Just like most schools these days, we have a number of students who are not coming into school. There are lots of reasons for this, but I’m happy if the main reason is parents making the rational decision to keep their children home so they can effectively enact social distancing. They are taking very seriously the threat of COVID-19 further spreading into our community.
Reduced numbers of students may disrupt learning that requires students to work in teams, but this disruption only needs to be temporary. In fact, I’m confident that collaborative learning will be able to continue effectively even if all students are isolated at home due to school closures. Why? Well, if schools are serious about project work, they will have created a culture in our schools where students and teachers value the work as reflecting that which is done in the non-school world (in industry projects, and in our personal lives like planning birthday parties). Despite many businesses already moving to working from home, many projects continue to move forward. I have no doubt that the project work already started at my school will continue when schools are finally closed. Let’s have a look at how and why project work will continue when students are learning from home, with examples from a couple of the projects I’m running with students to see how.
- We have established and will maintain a structured approach to all projects. My school uses the inquiry learning model designed by me and Lee. This is a highly structured model which clearly indicated teacher and student roles at the three different stages of a project – discover, create, share. Having this structure means that when lessons move online, teachers can use the language of this model to remind students of the type of work to be completed. Currently my Praxis iii students have moved from the discover stage into the create stage. We have spent the last couple of periods whittling away at our mass of ideas for our fantasy world generated through research in the discover stage, drawing down to the final outline of the world – physical layout, people (culture), magic system, nations (places), history. Each student has taken responsibility for fleshing out a nation, before seeking group feedback.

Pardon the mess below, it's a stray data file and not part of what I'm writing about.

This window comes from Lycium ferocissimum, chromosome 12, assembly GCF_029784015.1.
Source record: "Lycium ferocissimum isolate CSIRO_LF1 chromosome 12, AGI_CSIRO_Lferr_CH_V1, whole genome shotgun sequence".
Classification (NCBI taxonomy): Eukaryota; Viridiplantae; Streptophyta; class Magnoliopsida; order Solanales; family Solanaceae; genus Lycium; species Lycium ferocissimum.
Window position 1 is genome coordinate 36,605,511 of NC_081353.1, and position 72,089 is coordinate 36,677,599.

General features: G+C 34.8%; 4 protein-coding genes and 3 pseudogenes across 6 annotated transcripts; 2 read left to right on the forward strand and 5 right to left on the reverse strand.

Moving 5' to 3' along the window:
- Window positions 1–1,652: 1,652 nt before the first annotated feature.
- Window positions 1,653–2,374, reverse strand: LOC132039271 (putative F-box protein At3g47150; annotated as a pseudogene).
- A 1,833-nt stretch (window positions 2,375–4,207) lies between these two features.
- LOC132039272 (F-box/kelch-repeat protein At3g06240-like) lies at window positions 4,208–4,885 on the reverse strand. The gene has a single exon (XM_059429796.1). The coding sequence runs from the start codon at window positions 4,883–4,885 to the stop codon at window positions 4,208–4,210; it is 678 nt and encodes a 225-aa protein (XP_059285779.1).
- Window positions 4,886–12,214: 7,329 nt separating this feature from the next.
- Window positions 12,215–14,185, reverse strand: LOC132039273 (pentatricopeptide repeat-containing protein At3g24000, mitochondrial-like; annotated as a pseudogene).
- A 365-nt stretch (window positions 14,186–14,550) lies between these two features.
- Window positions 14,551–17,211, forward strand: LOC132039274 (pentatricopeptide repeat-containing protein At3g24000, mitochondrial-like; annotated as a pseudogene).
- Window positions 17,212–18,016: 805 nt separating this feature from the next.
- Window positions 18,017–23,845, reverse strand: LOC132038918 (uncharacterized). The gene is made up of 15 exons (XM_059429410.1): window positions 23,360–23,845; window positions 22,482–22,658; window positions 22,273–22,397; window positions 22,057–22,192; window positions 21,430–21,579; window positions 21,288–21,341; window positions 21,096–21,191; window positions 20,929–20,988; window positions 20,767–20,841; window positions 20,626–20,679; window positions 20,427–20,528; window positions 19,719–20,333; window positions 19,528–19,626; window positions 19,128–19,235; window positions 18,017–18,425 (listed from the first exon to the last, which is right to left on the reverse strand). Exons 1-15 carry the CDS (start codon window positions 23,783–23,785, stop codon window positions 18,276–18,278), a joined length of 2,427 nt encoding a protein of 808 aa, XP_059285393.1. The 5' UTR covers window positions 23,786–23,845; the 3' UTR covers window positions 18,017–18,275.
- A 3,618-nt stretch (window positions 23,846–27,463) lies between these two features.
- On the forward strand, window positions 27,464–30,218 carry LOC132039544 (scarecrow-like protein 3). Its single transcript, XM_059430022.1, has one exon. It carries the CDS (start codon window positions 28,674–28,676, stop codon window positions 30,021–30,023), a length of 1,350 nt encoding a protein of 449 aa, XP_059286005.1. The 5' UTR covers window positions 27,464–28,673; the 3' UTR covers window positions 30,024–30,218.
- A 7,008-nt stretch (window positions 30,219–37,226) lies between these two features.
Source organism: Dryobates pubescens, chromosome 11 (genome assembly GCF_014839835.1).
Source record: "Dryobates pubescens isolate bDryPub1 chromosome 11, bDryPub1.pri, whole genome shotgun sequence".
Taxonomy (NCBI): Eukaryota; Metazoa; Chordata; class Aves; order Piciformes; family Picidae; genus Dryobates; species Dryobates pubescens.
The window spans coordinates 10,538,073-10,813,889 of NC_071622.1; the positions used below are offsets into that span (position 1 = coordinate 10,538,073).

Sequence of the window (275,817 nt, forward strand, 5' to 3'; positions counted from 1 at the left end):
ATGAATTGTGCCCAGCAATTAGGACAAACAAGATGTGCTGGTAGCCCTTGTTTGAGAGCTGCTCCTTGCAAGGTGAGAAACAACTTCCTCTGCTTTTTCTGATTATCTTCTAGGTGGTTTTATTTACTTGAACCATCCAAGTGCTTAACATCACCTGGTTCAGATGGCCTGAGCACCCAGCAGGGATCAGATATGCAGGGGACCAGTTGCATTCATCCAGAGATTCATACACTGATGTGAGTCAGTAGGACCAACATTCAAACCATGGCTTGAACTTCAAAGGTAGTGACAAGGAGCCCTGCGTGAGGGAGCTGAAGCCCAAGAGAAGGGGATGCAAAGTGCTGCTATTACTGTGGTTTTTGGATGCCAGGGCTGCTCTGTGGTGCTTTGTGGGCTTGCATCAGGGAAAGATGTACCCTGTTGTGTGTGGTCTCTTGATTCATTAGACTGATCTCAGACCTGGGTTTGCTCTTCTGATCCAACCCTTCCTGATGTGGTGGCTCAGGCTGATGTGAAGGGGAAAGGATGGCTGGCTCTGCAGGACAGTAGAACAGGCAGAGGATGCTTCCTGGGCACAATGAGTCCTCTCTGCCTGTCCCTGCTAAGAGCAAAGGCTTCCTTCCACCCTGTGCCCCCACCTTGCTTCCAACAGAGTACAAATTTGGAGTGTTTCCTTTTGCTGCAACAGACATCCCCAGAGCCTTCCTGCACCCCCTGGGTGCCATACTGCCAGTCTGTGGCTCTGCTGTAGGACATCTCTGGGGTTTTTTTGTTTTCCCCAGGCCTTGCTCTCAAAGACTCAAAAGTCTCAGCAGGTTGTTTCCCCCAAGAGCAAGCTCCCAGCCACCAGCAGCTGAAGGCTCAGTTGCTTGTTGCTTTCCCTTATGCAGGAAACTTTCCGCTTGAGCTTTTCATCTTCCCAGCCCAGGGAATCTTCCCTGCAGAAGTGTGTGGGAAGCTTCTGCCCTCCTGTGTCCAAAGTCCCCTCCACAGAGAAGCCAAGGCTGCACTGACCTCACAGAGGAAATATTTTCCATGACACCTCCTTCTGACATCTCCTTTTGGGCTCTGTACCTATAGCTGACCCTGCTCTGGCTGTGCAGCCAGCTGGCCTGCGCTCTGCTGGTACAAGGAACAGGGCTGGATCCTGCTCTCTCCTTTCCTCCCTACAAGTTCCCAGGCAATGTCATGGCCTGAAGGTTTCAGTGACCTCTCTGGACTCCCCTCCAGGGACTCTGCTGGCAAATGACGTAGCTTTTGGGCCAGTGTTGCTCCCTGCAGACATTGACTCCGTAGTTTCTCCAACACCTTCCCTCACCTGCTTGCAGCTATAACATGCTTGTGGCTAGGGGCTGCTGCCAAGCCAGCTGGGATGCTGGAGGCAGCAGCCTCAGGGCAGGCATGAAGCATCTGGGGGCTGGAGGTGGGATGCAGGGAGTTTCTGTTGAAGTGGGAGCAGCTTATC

- Online resources are organised according to our discover, create, share model. Projects begin with the handing out of a project outline, and this guides the students through the learning experience. Working from home, students will continue to be guided by this outline. We have a blended learning environment at our school, which means we have established online spaces for collaboration and organisation of resources. For our year 10 ILP students (www.ilpmanly.weebly.com), I created a website to help them direct their own learning process – students work at different stages during ILP and the website has been invaluable for them and their teachers. In Praxis and Praxis iii, we use Google Drive with a series of class folders created to reflect each stage of the project and team folders for their individual work.
- Our students care about the work they are doing, so they’ll keep doing it. Yesterday I received an email from one of my year 9 students asking if he can Skype into our Praxis iii lesson. I replied and said I would see what we could do, and by the time I arrived to period 4, the student’s face was up on a peer’s laptop – how keen is that? This student demonstrated to me that if you design engaging projects that meet the interests and needs of your learners, that they’ll be eager to keep learning, even when they’re at home. In this instance we were fortunate to have Skype available, and we continued our lesson with our virtual student participating.